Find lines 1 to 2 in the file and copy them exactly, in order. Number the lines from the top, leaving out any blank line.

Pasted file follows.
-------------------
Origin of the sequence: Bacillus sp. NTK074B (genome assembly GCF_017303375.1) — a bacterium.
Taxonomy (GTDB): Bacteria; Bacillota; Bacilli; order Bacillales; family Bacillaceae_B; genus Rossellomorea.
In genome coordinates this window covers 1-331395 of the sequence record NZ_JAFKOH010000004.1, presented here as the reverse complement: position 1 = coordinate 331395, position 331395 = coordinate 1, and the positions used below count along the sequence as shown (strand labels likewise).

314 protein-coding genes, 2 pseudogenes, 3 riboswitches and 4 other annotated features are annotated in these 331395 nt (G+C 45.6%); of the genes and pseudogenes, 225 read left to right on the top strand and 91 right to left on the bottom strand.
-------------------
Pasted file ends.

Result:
Origin of the sequence: Bacillus sp. NTK074B (genome assembly GCF_017303375.1) — a bacterium.
Taxonomy (GTDB): Bacteria; Bacillota; Bacilli; order Bacillales; family Bacillaceae_B; genus Rossellomorea.